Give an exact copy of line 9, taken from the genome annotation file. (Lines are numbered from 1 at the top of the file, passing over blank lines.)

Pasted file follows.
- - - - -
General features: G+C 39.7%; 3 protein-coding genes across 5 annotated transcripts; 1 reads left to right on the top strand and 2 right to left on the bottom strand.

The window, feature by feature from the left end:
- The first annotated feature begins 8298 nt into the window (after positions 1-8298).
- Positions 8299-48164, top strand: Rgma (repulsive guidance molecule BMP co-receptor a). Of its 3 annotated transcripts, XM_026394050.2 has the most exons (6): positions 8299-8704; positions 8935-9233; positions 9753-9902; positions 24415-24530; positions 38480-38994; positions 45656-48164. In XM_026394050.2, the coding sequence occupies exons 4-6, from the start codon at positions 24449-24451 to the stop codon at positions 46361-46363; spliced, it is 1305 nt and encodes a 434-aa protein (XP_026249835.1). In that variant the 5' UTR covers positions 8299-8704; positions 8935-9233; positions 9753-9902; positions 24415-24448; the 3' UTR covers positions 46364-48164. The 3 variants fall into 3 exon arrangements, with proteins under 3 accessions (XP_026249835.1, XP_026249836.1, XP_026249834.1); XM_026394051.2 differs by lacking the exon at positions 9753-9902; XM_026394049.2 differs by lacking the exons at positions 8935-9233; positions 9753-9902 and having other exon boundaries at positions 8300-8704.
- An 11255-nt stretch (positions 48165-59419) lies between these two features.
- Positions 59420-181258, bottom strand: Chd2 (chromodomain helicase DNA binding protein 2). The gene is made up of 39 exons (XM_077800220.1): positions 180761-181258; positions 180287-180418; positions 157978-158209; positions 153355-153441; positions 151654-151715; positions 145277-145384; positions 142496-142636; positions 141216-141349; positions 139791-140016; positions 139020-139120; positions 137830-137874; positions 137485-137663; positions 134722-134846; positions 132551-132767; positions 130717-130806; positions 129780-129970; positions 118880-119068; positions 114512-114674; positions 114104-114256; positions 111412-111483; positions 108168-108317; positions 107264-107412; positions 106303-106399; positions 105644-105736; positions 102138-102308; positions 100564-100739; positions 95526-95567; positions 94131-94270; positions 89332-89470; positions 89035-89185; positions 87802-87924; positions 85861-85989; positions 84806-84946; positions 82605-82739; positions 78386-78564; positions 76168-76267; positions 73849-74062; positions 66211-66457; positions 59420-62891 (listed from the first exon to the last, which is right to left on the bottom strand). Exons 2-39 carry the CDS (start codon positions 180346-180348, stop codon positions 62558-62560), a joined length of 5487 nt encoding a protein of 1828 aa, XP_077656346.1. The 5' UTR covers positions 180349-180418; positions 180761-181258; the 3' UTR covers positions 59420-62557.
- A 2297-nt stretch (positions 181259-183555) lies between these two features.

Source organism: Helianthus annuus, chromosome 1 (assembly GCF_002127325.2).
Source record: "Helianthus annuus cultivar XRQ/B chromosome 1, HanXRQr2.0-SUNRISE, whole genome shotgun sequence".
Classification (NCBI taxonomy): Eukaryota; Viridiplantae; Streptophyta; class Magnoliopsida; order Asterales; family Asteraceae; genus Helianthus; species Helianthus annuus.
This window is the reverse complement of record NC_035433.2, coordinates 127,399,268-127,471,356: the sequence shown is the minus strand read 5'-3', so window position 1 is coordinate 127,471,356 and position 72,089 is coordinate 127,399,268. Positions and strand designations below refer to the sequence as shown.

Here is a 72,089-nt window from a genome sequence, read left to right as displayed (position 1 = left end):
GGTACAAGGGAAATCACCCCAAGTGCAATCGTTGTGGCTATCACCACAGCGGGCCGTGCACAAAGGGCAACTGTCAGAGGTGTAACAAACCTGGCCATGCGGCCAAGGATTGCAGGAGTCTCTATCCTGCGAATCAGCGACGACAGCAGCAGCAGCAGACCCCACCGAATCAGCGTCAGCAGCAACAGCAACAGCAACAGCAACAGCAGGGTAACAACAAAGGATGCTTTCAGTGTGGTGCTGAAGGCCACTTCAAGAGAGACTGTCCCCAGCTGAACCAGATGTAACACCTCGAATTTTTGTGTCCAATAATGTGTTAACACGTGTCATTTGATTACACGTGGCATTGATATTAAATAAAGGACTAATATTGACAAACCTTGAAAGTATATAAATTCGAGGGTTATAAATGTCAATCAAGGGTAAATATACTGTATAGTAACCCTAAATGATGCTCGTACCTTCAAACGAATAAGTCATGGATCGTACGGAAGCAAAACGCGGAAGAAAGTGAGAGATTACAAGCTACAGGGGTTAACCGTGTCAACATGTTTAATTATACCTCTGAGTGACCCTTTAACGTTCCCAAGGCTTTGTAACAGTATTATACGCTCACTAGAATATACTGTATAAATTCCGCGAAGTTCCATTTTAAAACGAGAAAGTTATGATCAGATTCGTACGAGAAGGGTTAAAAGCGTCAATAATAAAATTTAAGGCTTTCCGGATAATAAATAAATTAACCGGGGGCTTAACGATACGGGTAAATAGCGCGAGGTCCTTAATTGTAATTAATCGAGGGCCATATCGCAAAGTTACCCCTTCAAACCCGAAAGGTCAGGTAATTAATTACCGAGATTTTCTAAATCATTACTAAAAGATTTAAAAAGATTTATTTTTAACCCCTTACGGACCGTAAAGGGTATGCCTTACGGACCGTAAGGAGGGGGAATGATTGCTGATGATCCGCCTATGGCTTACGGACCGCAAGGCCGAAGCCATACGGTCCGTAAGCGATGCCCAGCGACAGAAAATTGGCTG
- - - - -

Source record: "Helianthus annuus cultivar XRQ/B chromosome 1, HanXRQr2.0-SUNRISE, whole genome shotgun sequence".